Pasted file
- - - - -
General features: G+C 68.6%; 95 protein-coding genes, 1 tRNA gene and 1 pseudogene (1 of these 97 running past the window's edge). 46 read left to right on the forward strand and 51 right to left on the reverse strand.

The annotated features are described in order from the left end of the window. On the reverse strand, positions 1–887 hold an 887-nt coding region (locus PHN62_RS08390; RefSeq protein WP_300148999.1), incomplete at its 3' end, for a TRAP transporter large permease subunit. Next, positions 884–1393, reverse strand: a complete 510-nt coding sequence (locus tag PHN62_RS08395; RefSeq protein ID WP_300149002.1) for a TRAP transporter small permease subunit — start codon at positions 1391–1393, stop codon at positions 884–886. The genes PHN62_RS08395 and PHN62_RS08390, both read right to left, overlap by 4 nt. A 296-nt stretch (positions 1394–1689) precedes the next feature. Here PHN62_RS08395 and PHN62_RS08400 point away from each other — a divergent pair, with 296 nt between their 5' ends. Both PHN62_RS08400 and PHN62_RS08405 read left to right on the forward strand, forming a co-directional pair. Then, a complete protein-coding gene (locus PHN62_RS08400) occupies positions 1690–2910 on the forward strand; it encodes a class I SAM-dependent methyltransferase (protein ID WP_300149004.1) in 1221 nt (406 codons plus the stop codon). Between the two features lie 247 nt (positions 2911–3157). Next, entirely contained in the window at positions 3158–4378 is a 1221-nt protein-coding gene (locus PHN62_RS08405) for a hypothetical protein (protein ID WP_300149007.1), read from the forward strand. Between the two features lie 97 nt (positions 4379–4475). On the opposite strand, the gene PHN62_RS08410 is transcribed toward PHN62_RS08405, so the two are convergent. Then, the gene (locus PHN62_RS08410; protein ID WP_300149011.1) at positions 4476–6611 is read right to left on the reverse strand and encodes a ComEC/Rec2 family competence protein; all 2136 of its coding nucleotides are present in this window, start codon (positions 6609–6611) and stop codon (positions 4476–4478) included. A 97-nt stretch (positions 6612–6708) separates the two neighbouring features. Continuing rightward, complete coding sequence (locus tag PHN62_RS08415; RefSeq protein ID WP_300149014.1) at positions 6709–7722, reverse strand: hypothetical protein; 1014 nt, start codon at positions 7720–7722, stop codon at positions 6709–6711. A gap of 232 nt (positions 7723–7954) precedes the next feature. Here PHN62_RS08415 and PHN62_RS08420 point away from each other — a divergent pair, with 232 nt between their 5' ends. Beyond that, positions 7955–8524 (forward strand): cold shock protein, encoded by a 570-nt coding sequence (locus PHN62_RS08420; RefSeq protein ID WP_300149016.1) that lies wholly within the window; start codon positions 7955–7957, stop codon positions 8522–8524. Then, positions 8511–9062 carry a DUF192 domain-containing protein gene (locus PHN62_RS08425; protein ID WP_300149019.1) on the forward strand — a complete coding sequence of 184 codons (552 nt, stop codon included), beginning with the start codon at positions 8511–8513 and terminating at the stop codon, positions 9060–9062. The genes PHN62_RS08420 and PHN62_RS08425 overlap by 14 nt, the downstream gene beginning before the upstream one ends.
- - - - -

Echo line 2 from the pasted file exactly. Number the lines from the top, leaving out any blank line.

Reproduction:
The annotated features are described in order from the left end of the window. On the reverse strand, positions 1–887 hold an 887-nt coding region (locus PHN62_RS08390; RefSeq protein WP_300148999.1), incomplete at its 3' end, for a TRAP transporter large permease subunit. Next, positions 884–1393, reverse strand: a complete 510-nt coding sequence (locus tag PHN62_RS08395; RefSeq protein ID WP_300149002.1) for a TRAP transporter small permease subunit — start codon at positions 1391–1393, stop codon at positions 884–886. The genes PHN62_RS08395 and PHN62_RS08390, both read right to left, overlap by 4 nt. A 296-nt stretch (positions 1394–1689) precedes the next feature. Here PHN62_RS08395 and PHN62_RS08400 point away from each other — a divergent pair, with 296 nt between their 5' ends. Both PHN62_RS08400 and PHN62_RS08405 read left to right on the forward strand, forming a co-directional pair. Then, a complete protein-coding gene (locus PHN62_RS08400) occupies positions 1690–2910 on the forward strand; it encodes a class I SAM-dependent methyltransferase (protein ID WP_300149004.1) in 1221 nt (406 codons plus the stop codon). Between the two features lie 247 nt (positions 2911–3157). Next, entirely contained in the window at positions 3158–4378 is a 1221-nt protein-coding gene (locus PHN62_RS08405) for a hypothetical protein (protein ID WP_300149007.1), read from the forward strand. Between the two features lie 97 nt (positions 4379–4475). On the opposite strand, the gene PHN62_RS08410 is transcribed toward PHN62_RS08405, so the two are convergent. Then, the gene (locus PHN62_RS08410; protein ID WP_300149011.1) at positions 4476–6611 is read right to left on the reverse strand and encodes a ComEC/Rec2 family competence protein; all 2136 of its coding nucleotides are present in this window, start codon (positions 6609–6611) and stop codon (positions 4476–4478) included. A 97-nt stretch (positions 6612–6708) separates the two neighbouring features. Continuing rightward, complete coding sequence (locus tag PHN62_RS08415; RefSeq protein ID WP_300149014.1) at positions 6709–7722, reverse strand: hypothetical protein; 1014 nt, start codon at positions 7720–7722, stop codon at positions 6709–6711. A gap of 232 nt (positions 7723–7954) precedes the next feature. Here PHN62_RS08415 and PHN62_RS08420 point away from each other — a divergent pair, with 232 nt between their 5' ends. Beyond that, positions 7955–8524 (forward strand): cold shock protein, encoded by a 570-nt coding sequence (locus PHN62_RS08420; RefSeq protein ID WP_300149016.1) that lies wholly within the window; start codon positions 7955–7957, stop codon positions 8522–8524. Then, positions 8511–9062 carry a DUF192 domain-containing protein gene (locus PHN62_RS08425; protein ID WP_300149019.1) on the forward strand — a complete coding sequence of 184 codons (552 nt, stop codon included), beginning with the start codon at positions 8511–8513 and terminating at the stop codon, positions 9060–9062. The genes PHN62_RS08420 and PHN62_RS08425 overlap by 14 nt, the downstream gene beginning before the upstream one ends.